Latinoamérica/All American?

Cambia su idioma y cambiará sus pensamientos—Karl Albrecht. Recientemente, La Flaquita me mandó un enlace al video música “Latinoamérica” por Calle 13. No soy una aficionada verdadera de Calle 13—me gustan solo algunos canciones de ellos. Pero me gusta esta canción con las palabras vibrantes y desafiantes y el video con los imágenes de la gente y su vida cotidiana. A veces, el patriotismo puede ser divisivo. Pero este video no trata del patriotismo de solo un país, sino la fuerza, la unidad, y la historia compartida de personas de Latinoamérica.

Antes de empezar a aprender español, refería a mi mismo como americana. Vera, una colega brasileña de El Marido me dijo, “En realidad, todos los habitantes de America del Norte, America Central, y America del Sur son americanos”. Después de estudiar español, refiero a mi mismo como estadounidense (y también gringa). Ahora soy mas consciente de la diferencia y la similitud entre la gente y los países. “Cambia su idioma y cambiará sus pensamientos”.

Change your language and you change your thoughts.—Karl Albrecht. Many years ago, JB and I had dinner with one of his co-workers, a young woman from Brazil. During our after-dinner chat, when we were talking about the different aspects of our two countries, I kept referring to “America” and “Americans.” Vera challenged me, arguing that anyone who lives in the Americas—North, Central, or South—is an American. I was a little annoyed and thought to myself, “It’s too late to try to shift THAT concept.” For better or worse, the term was co-opted long ago, and now “America” is synonymous with the United States. Learning another language has made me “change my thoughts” however.  When conversing with a Spanish speaker, I now usually refer to myself as “estadounidense.”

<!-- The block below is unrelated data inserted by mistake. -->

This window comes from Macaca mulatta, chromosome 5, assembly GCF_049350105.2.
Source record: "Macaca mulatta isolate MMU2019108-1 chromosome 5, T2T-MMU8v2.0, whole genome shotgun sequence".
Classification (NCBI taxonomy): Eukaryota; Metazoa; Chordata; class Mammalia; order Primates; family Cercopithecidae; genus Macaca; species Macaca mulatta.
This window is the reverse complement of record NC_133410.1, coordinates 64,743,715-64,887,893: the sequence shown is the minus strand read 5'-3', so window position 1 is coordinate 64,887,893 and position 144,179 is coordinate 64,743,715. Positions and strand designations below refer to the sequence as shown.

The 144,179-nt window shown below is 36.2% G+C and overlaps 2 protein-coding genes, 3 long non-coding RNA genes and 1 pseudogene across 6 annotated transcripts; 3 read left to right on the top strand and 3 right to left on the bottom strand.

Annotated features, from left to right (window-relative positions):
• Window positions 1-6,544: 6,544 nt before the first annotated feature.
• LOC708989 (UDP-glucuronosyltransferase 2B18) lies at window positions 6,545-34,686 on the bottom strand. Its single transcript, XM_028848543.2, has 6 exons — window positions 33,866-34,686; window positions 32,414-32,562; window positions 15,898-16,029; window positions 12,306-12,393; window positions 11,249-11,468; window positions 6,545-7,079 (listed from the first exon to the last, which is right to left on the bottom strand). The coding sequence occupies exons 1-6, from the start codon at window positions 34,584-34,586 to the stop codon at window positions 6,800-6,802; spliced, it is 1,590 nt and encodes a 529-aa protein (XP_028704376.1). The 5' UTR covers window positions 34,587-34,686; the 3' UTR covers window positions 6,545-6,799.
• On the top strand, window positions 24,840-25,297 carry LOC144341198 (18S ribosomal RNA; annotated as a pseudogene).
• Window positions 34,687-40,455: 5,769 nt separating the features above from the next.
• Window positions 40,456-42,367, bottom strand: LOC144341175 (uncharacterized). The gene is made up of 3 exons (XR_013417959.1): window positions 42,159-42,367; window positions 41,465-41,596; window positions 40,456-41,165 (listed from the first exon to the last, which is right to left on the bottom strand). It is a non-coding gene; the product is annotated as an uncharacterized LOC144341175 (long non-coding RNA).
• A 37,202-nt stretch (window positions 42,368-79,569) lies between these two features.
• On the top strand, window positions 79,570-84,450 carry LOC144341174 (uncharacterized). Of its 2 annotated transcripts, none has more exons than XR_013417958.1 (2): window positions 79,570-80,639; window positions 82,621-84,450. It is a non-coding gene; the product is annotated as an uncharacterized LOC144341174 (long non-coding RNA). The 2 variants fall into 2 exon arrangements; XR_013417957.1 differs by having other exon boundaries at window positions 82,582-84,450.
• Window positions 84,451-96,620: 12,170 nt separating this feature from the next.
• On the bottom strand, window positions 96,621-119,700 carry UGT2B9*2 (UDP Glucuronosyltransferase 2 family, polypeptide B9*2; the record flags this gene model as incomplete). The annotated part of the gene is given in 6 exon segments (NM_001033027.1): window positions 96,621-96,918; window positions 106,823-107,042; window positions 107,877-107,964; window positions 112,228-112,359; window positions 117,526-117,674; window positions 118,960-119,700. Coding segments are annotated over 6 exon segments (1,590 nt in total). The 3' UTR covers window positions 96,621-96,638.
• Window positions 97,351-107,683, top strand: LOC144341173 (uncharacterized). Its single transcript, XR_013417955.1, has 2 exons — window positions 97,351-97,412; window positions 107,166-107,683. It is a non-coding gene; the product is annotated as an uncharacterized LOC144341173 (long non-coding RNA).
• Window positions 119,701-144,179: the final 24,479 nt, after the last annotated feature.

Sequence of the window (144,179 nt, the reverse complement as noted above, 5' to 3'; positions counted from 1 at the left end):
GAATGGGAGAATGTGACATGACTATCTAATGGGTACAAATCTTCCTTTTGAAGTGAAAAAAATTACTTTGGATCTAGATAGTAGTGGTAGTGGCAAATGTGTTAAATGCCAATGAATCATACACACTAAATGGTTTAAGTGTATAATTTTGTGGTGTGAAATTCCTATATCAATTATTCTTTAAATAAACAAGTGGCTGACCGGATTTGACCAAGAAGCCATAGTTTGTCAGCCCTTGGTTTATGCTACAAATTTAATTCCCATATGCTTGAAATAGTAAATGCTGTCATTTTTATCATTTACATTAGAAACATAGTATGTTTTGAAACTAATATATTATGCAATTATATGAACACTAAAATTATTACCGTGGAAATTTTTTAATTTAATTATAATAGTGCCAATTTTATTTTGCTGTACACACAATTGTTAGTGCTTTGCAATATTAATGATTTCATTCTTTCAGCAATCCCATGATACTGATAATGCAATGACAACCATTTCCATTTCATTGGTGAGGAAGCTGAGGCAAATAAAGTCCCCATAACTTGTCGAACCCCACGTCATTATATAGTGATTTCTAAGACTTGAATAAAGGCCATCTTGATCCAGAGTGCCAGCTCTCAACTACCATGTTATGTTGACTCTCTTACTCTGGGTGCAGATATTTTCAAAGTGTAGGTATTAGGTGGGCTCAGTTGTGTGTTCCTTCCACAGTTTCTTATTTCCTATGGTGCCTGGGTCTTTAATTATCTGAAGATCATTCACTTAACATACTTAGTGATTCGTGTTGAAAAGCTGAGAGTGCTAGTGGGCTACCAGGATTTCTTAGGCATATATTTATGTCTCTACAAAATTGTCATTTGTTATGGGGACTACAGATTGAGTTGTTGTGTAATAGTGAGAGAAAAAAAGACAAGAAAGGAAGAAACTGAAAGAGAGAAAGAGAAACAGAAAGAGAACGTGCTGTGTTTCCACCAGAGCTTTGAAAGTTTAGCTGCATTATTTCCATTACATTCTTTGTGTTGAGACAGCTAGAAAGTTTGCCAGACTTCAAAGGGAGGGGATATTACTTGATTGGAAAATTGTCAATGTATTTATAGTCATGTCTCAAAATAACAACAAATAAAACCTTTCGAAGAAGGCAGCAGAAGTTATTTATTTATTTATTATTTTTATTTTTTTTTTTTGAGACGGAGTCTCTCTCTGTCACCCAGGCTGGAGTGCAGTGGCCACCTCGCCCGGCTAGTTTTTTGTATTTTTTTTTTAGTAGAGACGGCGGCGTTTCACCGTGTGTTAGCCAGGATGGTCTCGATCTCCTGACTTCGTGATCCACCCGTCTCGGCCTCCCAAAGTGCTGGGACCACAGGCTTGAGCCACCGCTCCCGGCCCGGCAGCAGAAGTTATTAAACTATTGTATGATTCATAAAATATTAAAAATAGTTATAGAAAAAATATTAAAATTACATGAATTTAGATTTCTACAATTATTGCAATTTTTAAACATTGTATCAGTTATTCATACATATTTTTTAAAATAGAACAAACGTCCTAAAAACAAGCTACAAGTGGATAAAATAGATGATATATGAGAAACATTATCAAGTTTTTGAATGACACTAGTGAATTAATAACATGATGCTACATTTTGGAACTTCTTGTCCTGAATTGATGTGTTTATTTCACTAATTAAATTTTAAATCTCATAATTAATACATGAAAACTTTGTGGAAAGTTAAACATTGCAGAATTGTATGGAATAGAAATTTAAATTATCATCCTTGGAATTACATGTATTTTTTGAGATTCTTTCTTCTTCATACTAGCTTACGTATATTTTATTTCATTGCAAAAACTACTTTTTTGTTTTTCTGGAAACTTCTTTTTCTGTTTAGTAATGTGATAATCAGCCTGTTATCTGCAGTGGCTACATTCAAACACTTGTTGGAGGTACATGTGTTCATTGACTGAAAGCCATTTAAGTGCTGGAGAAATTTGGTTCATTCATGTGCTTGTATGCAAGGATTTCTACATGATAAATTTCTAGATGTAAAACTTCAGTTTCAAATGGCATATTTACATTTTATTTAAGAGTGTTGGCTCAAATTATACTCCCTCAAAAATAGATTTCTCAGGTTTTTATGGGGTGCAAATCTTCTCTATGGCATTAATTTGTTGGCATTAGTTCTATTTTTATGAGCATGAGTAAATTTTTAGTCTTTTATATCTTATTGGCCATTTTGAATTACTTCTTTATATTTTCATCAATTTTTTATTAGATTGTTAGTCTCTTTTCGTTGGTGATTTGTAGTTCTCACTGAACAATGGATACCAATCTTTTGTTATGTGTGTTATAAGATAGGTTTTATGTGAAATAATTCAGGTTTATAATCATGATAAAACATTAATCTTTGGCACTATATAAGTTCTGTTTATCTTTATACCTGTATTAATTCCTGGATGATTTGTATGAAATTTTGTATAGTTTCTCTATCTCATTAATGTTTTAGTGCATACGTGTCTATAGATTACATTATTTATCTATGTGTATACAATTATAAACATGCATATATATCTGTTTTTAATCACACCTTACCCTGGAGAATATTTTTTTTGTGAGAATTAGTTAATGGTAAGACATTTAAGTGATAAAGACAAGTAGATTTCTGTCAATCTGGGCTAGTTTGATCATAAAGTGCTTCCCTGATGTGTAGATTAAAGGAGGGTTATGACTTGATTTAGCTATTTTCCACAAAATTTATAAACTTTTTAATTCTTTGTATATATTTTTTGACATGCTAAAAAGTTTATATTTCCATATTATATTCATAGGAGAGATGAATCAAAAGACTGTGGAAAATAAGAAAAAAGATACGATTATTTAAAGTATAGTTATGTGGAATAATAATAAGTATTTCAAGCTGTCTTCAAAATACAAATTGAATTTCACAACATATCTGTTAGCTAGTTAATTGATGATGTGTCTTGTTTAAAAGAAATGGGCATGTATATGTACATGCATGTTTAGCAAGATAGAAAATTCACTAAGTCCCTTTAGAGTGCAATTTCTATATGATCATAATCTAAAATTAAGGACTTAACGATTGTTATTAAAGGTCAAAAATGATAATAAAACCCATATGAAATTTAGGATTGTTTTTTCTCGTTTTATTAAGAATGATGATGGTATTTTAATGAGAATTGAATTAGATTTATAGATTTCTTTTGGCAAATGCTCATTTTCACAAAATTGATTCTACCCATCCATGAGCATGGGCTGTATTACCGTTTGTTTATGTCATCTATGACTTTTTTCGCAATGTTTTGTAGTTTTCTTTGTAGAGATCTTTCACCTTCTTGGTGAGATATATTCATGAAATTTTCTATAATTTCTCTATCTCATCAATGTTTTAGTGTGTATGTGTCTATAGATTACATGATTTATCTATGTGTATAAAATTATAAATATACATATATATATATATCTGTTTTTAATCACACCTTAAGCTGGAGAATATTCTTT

What sparked this post was the accompanying music video, which The Kid recently shared with me. “Latinoamerica” is part love song, part anthem. “I am what you left behind. I am all that was stolen.” “I am the picture of a missing person, I am the blood in your veins.” The refrain (in Spanish and Portuguese) warns that “you cannot buy the wind . . . the sun, the rain, the heat, the clouds, the colors, my happiness, my sadness. You cannot buy my life. My land is not for sale.” (For the complete English lyrics, click here.)

I know that some of you who follow this blog have no interest in Spanish or the niceties of grammar that I obsess over; you simply go along for the ride and read my ramblings out of friendship. So I hope you’ll bear with me once again and take a look at this video. Even if you don’t understand the lyrics, you may enjoy the artful way the video captures everyday moments, cutting from one person to the next.


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